Lois knew that this was not an idle threat. She had seen things done at the Blue Lantern. There were rooms into which she was not permitted to pry. Once in the cellar she had seen little glass tubes of peculiar shape, coloured papers, and a big machine. She had seen men who came to the private bar, and never called for a drink, but had one given them, and who sat and mumbled across the counter for hours at a stretch.

And Batty . . . he, too, knew a bit. He wanted to take her away from the lowering Causeway and the malefic air of the quarter. But he knew that old Hunk would never consent to marriage; Lois was too useful in the bar as a draw to custom. He knew, too, that if he took her forcibly away Hunk would be after them and would drag her back. The only way by which he could get her would be to remove Hunk for a spell, and the only means by which this could be accomplished. . . . At this point he saw clear. Very little stood between Hunk and the Thames Police Court. A little definite evidence and old Jumbo Bertello could work a raid at the right moment.

So, the night after the Saturnalia, he took Lois for a bus-ride, and he talked and talked to her. She told him what her dad would do to her if . . . But he dashed in and assured her that there was not one moment’s danger to her little dear body; not a moment’s. One tiny scrap of evidence in his hands and she would be safe with him for ever.

Well, that night certain pieces of coloured paper passed from the hands of Lois to those of her Batty, and from Batty they passed to the old copper’s nark. Jumbo hugged those pieces of coloured paper in his breast-pocket and was glad. He would go straight to the station and deposit them, and thus he would be helping his kid to marry the girl he wanted and would also be helping himself to rewards of a more substantial kind. He passed the Star of the East, and noted mechanically that it was closing time; but he noted with a very actual interest that a crowd had assembled at a near corner. Now Jumbo was a man of simple tastes. Above all else he loved the divine simplicity of a fight, and a street crowd acted on him as a red rag on a bull. At such a spectacle his eyes would light up, his nostrils quiver, his hands clench and unclench and his feet dance a double shuffle until, unable longer to remain neutral, he would charge in and lend a hand to whichever party in the contest seemed to be getting the worse. So it was to-night. Within half-a-minute he was in the centre of the crowd. At the end of the full minute he was prostrate on the ground, his skull cracked on the edge of the kerb.

The inquest was held on the following day, and the full report in the local paper contained the following passage:—

“The deceased was known in the district as a man who has, on frequent occasions, been of material assistance to the police in the carrying out of their duties in the Dockside. In his pockets were found 1s. 6 1/2d. in coppers and several slips of crisp, coloured paper of a curious quality unknown to any of the paper-makers in London. It is understood that the police are pursuing inquiries.”

Old Hunk Bottles came down to supper in the parlour of the Blue Lantern at half-past eight that evening, and while Lois ministered to him with parched face and a trembling hand he called for the local paper. The skin of her whole body seemed to go white and damp, and her sunset hair took fire. She saw him turn to the police-court reports and inquests. She saw him read, with a preliminary chuckle of satisfaction, the report on the death of the copper’s nark. And then, like a rabbit before a snake, she shrank against the wall as she saw his face change, and the paper droop from his hands. Very terrible were the eyes that glared at her. She would have made a rush for the door, but every nerve of her was sucked dry. Then the glare faded from his face and he became curiously natural.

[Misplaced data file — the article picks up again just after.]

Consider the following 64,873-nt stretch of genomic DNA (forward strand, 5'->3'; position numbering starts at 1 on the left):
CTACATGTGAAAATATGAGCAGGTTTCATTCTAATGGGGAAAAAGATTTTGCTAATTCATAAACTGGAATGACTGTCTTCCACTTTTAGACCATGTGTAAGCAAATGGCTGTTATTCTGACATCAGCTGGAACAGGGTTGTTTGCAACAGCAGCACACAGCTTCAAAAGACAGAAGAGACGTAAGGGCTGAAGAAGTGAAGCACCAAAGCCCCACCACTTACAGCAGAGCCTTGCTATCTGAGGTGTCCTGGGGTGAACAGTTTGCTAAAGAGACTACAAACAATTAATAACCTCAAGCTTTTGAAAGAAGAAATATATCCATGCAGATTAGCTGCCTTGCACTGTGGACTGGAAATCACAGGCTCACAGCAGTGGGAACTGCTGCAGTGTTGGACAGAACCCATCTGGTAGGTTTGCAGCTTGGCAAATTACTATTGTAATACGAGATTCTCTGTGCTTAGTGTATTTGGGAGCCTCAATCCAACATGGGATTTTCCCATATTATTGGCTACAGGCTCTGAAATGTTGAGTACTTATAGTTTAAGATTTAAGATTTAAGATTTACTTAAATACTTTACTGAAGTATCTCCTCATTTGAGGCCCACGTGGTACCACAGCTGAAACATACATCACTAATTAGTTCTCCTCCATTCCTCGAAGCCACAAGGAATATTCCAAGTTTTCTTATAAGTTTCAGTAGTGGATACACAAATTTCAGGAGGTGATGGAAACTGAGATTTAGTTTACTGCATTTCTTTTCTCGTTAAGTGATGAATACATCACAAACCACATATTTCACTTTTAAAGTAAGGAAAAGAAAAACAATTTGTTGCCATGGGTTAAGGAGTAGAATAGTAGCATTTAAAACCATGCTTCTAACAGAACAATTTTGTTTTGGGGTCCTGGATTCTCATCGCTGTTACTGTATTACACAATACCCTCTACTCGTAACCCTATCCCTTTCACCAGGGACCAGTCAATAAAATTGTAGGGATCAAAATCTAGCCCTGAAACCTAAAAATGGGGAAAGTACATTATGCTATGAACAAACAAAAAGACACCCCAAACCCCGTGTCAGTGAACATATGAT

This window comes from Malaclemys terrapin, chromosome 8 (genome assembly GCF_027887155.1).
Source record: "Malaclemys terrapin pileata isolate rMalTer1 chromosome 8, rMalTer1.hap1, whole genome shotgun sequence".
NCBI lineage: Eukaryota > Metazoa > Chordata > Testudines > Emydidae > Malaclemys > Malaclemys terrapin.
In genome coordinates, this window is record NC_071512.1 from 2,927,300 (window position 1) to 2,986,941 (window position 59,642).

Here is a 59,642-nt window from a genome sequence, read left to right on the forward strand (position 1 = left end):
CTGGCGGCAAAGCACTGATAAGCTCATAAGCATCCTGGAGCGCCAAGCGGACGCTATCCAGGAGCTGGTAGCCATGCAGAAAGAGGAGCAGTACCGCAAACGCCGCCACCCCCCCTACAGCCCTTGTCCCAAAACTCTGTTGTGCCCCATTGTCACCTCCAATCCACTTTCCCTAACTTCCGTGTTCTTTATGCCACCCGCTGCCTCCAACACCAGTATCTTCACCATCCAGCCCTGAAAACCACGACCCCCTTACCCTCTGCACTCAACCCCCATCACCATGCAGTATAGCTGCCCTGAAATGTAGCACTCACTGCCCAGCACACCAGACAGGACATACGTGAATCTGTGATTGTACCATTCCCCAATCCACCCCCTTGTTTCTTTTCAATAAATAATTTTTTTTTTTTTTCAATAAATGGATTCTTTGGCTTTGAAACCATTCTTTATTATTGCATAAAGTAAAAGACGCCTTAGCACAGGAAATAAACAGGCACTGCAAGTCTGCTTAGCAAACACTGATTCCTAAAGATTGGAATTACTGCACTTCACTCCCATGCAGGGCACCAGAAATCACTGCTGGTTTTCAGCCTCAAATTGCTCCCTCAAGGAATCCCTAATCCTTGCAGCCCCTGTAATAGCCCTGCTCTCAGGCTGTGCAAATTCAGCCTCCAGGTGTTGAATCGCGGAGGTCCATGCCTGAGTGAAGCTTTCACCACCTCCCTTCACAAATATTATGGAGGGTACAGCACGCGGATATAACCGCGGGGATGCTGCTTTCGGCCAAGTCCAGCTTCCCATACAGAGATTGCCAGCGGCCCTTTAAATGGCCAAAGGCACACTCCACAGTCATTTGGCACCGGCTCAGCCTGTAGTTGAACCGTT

“Well,” he remarked, “bits of coloured paper don’t prove much, do they? Let ’em make all the inquiries they like about their bits of coloured paper. They won’t git far on that. But there’s one thing that bits of coloured paper do prove when they’re in old Jumbo’s pockets, and that is, that you’re going through it to-night, me gel. Right through it.”

She cuddled the wall and hunched her shoulders as though against an immediate blow.

“Ar, you can skulk, yeh little copper’s nark, but yer in for it now. What d’I tell yeh? Eh?” He spoke in syrupy tones, terribly menacing. “What d’I tell yeh I’d do? Answer, yeh skunk, answer! Come on!” He approached her with a quick step, and snatched her wrists from her face. “Answer me. What d’I say I’d do to yeh?”

“Break every bone in me body,” she whimpered.

“That’s right. But I changed me mind. It’ll make too much noise round the Blue Lantern. I got something better for you, me darling. Y’know our top room?”

She was silent, and he shook her like a dog. “Answer! Know our top room?”

“Yes, dad.”

“Where we keep old Kang Foo’s gorilla what he brought from the Straits?”

“Yes, dad.”

“Well, the safest place for little copper’s narks is a top room where they can’t get out. That’s where you’re going to-night. Going to be locked in the top room with old Kang’s gorilla. ‘E’ll look after yeh all right. That’ll learn yeh to keep yeh tongue quiet. See? That’s what I’m going to do. Lock you in the dark room with the big monkey. And if yeh don’t know what a gorilla can do to a gel when it gets ‘er alone, yeh soon will. So now! ”

“Oh . . . dad. . . . ” She blubbered, a sick dread filling all her face. “I di’n’ do nothing. I dunno nothin’ ‘bout it,” she lied. “I dunno nothing. I ain’t been blabbin’.”

“Aw, yeh damn little liar!” He lifted a large hand over her. “I’ll give yeh somethin’ extra for lyin’ if yeh don’t cut it. Now then, up yeh go and sleep with little ‘Rilla. No nonsense.”